Out of more than 2,000 images and videos found on Faucher’s devices, prosecutors selected 21 to charge him. The complaint describes them in sickening detail:

In one video, a 4- to 6-year-old child “yells out in pain and starts crying” as he’s being raped by a “post-pubescent male,” the criminal complaint says.

In another video, two boys who are 10 to 15 years old and wearing hockey masks sexually abuse and pour hot wax on a 10- to 15-year-old girl, who is shackled at the ankles and later subdued with leather handcuffs.

There was also video that depicted bestiality.

As I keep saying, the abuse scandal does not fall along partisan lines within the Church. Both theological liberals and conservatives have been abusers. That said, as a priest, Faucher was audaciously progressive. In 2006, he wrote an op-ed calling for the legalization of same-sex marriage. Excerpt:

The Idaho Legislature has approved a constitutional amendment to define marriage in a manner which will ensure that same-gender “marriage” could never happen in Idaho. The amendment is subject to voter approval in November.

This is at its core an anti-gay movement.

For a Roman Catholic priest to address anything to do with homosexuality at this point in American history is probably not a wise move. The sexual scandals concerning those priests who molested children and the subsequent cover-up of those offenses by some Catholic bishops have seriously damaged the credibility of Catholicism on moral issues. There is too much dirt on the Catholic windows for people to pay much attention to Catholic opinions. At the same time, recent Vatican statements and writings have shown a very strong anti-gay attitude from top church officials.

But I have not always been particularly wise, and this issue calls for some comments to be made about morality and legislation.

In 2010, Fr. Faucher wrote a column calling on Benedict XVI to resign over his handling of child sex abuse by priests, saying that the then-Pope and his circle of advisers “are just not really aware of what is actually going on in many of the places in the world and how strongly felt these issues are,” and that the Pope  “is much too old to lead the church through this mess.”

And yet, look at who Thomas Faucher really was.

I have no doubt at all that the demonic is a core element of the sex abuse scandal. The case of Father Faucher only makes explicit what is always implicit.  What is unnerving is the realization that there exists an international community of men who desire this stuff, and who produce images and video to satisfy those desires. [UPDATE: I removed a couple of lines that in retrospect I fear could be subject to misinterpretation. — RD]

Meanwhile, the pope has some new words on the topic of clerical sex abuse:

Pope Francis on Friday directly addressed perpetrators of clerical sexual abuse, telling them to “convert and hand yourself over to human justice, and prepare for divine justice.”

The Church, Francis said, is “firmly committed to eliminating the evil of abuse, which cries for vengeance to the Lord, to the God who is always mindful of the suffering experienced by many minors because of clerics and consecrated persons: abuses of power and conscience and sexual abuse.”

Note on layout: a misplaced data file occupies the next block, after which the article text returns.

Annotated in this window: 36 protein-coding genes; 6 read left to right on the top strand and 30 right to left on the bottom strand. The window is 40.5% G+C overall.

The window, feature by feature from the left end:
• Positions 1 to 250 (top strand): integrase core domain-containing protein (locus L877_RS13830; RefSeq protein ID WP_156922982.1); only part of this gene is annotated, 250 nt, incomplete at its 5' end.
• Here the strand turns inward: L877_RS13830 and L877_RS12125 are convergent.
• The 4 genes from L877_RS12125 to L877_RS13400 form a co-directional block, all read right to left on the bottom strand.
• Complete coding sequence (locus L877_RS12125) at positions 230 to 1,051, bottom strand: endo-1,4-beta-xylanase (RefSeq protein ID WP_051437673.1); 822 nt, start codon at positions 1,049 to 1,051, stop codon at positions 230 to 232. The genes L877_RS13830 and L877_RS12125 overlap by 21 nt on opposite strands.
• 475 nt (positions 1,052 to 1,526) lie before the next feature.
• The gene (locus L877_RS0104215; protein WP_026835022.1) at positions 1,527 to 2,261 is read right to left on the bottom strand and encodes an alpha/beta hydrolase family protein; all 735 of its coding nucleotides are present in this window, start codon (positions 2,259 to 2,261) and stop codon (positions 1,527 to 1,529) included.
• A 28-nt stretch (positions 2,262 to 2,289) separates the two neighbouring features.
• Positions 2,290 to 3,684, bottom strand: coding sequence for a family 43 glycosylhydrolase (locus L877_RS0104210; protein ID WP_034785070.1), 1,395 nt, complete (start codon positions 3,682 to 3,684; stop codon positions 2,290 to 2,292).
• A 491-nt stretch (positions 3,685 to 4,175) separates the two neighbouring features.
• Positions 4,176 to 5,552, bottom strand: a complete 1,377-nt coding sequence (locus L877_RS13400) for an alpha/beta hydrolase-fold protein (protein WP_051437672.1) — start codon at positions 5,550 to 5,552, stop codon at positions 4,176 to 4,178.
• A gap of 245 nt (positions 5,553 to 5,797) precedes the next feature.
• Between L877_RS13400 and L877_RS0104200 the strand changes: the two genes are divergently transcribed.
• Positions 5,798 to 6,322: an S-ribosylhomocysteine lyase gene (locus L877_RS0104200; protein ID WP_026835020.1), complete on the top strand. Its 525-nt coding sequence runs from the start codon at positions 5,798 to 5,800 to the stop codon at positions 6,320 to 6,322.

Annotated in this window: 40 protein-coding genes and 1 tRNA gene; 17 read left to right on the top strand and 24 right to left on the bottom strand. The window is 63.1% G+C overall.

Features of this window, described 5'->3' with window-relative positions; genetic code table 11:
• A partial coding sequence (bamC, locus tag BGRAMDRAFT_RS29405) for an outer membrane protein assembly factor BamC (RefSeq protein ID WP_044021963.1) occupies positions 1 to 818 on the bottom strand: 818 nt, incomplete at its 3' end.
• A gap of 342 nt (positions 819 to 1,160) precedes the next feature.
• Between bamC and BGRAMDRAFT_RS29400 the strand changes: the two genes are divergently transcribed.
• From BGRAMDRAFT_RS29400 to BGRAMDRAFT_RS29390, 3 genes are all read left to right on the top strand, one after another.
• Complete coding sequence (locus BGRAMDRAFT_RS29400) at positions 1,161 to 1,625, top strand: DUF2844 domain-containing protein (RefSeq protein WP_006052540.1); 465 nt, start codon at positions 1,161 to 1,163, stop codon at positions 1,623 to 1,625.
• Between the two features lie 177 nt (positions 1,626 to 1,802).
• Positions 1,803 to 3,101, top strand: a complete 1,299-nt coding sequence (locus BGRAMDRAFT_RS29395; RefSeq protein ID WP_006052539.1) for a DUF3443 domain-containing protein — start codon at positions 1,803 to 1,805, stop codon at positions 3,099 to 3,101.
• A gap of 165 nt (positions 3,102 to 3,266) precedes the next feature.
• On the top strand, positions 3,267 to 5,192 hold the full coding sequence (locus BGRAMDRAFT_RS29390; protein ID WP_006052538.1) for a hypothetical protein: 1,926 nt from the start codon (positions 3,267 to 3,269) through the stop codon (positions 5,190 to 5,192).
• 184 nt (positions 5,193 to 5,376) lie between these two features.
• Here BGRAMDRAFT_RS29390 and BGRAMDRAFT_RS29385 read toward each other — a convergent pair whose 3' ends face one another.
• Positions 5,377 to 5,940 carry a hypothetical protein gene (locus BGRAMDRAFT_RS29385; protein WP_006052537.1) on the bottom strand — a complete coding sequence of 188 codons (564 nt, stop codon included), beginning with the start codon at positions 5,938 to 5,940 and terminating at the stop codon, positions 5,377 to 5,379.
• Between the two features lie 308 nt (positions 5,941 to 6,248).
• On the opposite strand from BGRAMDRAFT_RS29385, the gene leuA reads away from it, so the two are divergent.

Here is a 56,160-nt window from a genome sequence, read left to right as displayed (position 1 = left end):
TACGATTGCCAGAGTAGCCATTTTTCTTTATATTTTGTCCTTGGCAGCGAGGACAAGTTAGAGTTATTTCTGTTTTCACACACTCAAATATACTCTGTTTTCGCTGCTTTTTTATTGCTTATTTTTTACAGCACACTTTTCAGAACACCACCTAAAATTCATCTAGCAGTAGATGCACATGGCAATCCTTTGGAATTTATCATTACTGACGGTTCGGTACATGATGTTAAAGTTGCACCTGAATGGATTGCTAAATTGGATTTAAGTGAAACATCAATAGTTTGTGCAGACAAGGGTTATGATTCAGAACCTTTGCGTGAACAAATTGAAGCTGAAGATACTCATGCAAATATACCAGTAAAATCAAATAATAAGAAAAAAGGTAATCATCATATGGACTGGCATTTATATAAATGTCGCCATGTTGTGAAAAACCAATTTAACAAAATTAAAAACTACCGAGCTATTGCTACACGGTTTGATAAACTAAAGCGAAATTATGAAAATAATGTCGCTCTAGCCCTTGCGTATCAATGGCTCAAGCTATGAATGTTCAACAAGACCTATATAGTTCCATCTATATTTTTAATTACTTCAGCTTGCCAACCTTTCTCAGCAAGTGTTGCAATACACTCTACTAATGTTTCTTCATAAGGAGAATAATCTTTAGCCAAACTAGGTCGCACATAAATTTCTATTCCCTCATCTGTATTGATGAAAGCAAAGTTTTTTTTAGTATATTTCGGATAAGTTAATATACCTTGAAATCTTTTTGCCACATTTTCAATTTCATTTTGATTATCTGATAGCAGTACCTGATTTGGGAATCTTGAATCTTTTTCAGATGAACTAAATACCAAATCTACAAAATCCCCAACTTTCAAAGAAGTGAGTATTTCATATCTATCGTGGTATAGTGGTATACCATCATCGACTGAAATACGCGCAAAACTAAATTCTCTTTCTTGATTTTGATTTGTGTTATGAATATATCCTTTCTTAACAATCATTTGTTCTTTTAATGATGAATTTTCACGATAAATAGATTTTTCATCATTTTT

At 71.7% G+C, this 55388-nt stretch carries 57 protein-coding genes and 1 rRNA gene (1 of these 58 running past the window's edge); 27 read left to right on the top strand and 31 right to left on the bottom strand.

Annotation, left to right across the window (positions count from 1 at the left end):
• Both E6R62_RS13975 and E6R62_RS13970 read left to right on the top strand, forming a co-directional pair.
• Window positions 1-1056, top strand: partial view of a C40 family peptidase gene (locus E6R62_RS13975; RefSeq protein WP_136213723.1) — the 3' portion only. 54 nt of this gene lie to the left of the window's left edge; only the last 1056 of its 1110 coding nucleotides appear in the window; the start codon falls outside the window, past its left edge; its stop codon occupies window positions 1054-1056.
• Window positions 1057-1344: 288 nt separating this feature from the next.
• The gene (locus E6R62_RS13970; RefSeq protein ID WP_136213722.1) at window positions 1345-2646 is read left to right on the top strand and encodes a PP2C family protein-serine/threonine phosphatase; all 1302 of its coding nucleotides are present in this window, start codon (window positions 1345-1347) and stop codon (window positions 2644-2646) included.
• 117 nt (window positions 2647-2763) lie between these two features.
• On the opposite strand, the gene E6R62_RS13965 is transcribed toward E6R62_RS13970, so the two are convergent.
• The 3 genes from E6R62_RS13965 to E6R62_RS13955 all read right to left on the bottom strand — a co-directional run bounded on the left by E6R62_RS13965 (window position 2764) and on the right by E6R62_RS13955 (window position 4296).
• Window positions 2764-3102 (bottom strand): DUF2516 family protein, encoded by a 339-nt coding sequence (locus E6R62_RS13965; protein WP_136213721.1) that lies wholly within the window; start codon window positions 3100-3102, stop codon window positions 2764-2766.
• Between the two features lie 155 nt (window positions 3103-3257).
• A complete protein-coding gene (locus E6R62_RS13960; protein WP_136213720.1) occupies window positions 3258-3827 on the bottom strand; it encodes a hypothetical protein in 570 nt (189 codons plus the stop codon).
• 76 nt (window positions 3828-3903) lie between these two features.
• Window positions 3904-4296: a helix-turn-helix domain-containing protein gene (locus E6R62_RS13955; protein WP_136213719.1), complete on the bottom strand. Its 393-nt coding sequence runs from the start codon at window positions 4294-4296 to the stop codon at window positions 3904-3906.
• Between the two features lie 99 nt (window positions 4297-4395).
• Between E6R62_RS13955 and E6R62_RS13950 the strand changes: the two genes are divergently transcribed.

The pontiff also thanked media personnel who’ve brought such abuses to light.

“I myself would like to give heartfelt thanks to those media professionals who were honest and objective and sought to unmask these predators and to make their victims’ voices heard,” Francis said.

Good words, but only words. Let’s see real and sustained action.

UPDATE: Father Bill Taylor comments:

The priest who alerted you to all of this was not at the trial. I am an old priest and I was there. I also have to say that I try to give people the benefit of the doubt. I am much older than Faucher, and never was a friend, but I did reach out to him when all this started. He solemnly assured me that he had been set up by this mysterious guy in Brazil. He watched a couple of the pictures and put them in the waste bin, or whatever it is called on your computer. He also said the same man sent him drugs, which he put in a drawer and forgot about. This was the story he told again and again to the people who were his followers, including Mike Ellsworth, whom you quote in this article.

So, I attended the sentencing, surrounded by his very sincere followers, including former parishioners from Sisters, Oregon.

The prosecutor began to question the only witness, who displayed emails and descriptions of pictures. For me, it was the most terrifying spiritual time of my life, a descent into hell. The Statesman summarized it well. But to be there, and to see the whole horrifying thing put together, with all the filth and blasphemy, leaves me trembling to this day. I am still half sick to my stomach.

When Faucher was sentenced to twenty-five years, it was a fitting conclusion to something so base and cruel it defies summary. I did not really believe that such a dark underworld exists. I still cannot understand how Faucher entered that place, cheerfully submerging ever more deeply into a cesspool.

Faucher wants us to believe now that he was lost in an alcoholic dementia, and doesn’t remember most of what was revealed to those who loved him. They left shaken and in tears. Some will still support him. I, for one, am determined to visit him in the penitentiary on a regular basis. It will be my mission to get him to admit his guilt and prepare for his meeting with God. I pick up this task in fear and trembling, because I truly believe in the presence of the Evil One, and I will be face to face with one of his followers. So, for me, fasting and prayer.

Thank you, Father. I am genuinely in awe of your mission. I do not have it in me to do that.

 

about the author

Rod Dreher is a senior editor at The American Conservative. He has written and edited for the New York Post, The Dallas Morning News, National Review, the South Florida Sun-Sentinel, the Washington Times, and the Baton Rouge Advocate. Rod’s commentary has been published in The Wall Street Journal, Commentary, the Weekly Standard, Beliefnet, and Real Simple, among other publications, and he has appeared on NPR, ABC News, CNN, Fox News, MSNBC, and the BBC. He lives in Baton Rouge, Louisiana, with his wife Julie and their three children. He has also written four books, The Little Way of Ruthie Leming, Crunchy Cons, How Dante Can Save Your Life, and The Benedict Option.

leave a comment